Quick navigation menu :

  1. Go to the content
  2. Go to main section's menu
  3. Go to Search tool
  4. Go to Help menu
  5. Go to modules
  6. Go to the list of keyboard shortcuts

This site uses cookies to store information on your computer. Some cookies on this site are essential and the site won’t work as expected without them. To learn more about cookies and their benefits, please view our cookies policy. You could also decide what kind of cookie the website could use or not use on our cookies settings page.
By closing this message or navigating within the website, you consent to our use of cookies on this device in accordance with our cookie policy unless you have disabled them.

Help menu :

  1. Sanofi Worldwide |
  2. Our UK Websites |
  3. Global Business Websites |
  4. Contact us |
  5. Site map |
  6. Help
  1. RSS
  2. Font size

    Reduce font size Increase font size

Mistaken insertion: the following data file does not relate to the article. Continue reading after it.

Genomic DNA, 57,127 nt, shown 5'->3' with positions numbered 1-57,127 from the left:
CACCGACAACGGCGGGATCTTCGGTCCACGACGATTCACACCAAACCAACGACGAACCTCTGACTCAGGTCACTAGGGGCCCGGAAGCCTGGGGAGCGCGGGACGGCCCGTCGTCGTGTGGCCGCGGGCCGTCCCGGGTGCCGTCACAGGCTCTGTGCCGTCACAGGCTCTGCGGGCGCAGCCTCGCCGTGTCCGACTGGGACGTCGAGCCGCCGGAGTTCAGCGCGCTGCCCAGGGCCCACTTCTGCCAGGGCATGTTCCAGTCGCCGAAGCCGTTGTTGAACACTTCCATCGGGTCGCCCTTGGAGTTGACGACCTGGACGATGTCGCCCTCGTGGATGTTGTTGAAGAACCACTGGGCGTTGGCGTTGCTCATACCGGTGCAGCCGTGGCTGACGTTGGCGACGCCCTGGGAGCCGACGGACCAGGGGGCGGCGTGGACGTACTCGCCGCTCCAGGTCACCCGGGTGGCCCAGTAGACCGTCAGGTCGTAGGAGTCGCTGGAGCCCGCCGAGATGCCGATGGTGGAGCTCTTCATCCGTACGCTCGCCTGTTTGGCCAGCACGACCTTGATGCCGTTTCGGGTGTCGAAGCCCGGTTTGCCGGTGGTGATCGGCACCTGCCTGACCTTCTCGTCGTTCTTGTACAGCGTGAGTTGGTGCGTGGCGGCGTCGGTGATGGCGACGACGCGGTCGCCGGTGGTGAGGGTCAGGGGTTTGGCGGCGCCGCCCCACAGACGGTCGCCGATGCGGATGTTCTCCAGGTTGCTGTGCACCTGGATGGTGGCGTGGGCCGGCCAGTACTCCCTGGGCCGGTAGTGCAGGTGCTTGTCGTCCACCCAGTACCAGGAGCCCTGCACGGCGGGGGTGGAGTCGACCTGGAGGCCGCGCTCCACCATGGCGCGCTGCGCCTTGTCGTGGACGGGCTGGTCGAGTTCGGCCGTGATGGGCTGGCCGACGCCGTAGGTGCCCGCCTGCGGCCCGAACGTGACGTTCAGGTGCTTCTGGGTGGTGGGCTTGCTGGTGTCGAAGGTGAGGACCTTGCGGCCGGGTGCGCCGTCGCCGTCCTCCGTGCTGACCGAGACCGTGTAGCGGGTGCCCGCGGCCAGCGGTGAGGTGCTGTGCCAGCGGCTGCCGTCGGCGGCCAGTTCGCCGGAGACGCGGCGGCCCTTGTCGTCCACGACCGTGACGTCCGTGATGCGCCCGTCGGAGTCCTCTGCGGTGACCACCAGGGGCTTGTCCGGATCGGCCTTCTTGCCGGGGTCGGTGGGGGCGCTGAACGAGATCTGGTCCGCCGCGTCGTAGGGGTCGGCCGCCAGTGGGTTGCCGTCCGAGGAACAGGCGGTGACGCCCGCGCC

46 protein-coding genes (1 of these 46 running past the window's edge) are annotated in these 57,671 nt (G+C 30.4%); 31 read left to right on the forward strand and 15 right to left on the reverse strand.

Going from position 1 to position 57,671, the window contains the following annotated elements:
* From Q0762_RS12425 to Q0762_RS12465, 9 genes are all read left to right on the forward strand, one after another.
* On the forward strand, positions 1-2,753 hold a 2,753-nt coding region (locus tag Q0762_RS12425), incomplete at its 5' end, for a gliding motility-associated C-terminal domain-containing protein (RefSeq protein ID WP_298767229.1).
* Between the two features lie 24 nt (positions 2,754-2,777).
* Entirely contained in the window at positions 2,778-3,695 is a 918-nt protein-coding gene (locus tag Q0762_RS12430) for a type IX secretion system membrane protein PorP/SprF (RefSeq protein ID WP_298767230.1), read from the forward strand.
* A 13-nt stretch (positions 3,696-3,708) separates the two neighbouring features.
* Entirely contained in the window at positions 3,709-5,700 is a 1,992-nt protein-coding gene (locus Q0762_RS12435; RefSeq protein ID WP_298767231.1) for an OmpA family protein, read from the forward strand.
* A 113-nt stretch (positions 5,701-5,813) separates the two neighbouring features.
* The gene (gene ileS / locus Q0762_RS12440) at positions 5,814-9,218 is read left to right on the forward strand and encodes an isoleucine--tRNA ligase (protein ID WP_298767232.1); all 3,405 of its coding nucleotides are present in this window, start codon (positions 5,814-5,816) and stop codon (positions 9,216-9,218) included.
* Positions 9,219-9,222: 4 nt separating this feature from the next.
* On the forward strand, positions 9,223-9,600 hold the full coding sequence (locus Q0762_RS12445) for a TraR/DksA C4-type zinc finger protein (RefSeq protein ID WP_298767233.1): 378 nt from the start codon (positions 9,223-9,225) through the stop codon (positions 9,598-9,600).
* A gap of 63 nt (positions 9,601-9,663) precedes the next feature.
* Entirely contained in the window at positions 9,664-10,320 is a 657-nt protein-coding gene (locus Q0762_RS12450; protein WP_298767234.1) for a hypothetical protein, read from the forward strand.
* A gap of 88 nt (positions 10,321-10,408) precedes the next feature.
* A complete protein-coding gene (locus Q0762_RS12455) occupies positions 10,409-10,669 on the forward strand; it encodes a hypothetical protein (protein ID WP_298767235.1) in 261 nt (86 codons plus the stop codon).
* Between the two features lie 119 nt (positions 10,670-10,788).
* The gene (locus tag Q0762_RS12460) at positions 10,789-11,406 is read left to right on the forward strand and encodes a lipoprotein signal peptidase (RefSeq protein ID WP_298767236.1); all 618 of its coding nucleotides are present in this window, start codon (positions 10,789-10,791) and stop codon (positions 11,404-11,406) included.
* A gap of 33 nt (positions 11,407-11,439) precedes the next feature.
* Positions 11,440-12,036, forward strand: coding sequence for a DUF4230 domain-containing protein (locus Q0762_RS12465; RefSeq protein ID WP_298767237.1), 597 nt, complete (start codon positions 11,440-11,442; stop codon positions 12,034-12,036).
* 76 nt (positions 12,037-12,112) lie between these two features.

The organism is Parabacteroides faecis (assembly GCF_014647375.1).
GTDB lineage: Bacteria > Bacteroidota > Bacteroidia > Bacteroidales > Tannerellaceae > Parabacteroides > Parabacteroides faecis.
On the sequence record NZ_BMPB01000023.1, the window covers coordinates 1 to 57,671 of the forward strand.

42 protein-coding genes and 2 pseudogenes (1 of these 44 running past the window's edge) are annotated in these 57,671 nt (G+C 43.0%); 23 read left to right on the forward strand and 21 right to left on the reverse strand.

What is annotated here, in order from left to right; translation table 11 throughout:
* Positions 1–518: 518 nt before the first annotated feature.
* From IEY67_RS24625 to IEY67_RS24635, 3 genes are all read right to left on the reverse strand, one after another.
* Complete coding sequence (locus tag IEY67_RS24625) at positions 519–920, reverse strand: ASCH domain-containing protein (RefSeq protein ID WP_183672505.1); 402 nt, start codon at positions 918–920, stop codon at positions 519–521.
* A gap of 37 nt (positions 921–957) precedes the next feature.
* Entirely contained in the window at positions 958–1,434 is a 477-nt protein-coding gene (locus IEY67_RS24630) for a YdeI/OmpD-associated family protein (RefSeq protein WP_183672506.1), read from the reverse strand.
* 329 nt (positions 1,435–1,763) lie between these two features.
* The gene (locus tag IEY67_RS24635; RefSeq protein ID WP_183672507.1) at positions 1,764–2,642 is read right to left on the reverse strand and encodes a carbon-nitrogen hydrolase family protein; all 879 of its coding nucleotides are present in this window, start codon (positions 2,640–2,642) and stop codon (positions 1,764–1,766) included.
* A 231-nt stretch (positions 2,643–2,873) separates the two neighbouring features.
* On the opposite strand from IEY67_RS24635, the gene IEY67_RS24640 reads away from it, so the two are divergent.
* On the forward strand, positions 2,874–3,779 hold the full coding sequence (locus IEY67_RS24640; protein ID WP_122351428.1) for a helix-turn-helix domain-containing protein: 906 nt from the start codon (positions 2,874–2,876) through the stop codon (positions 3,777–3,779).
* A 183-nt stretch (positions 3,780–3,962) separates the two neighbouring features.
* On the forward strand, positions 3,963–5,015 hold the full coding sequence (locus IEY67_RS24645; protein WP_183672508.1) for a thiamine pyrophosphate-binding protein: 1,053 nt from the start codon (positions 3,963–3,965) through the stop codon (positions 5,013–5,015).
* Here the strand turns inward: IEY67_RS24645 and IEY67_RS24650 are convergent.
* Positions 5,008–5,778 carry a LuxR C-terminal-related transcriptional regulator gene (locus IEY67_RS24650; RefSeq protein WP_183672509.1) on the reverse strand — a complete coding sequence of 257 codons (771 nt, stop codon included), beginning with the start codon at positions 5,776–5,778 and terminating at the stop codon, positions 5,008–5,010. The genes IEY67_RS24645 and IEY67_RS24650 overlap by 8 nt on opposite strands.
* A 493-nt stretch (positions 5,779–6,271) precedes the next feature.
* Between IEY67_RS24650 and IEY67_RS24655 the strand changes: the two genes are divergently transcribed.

The Forgotten 10,000
Getting it Right for Men with Prostate Cancer

Content :

The Forgotten 10,000 - Getting it Right for Men with Prostate Cancer

March 21, 2012

The forgotten 10,000

Around 10,000 men die of prostate cancer each year in the UK.  Yet, compared with many other common cancers, it does not attract a great deal of interest from policymakers - even in the past year, which has seen the launch of new treatments and signs of further developments on the near horizon.

In view of the low profile for what is the most common male cancer in the UK, and the ongoing developments in the prostate cancer research, Sanofi gathered together an Expert Panel of healthcare professionals and voluntary sector professionals in the prostate cancer arena, to consider the services currently received by men with the condition.

Their discussions highlighted many key issues in the UK for patients with prostate cancer, for their families, and for healthcare professionals and the voluntary sector.  The issues are set out in this document, along with the Expert Panel's recommendations, in the form of the Calls to Action for Prostate Cancer.

The Forgotten 10,000 Report is available to download: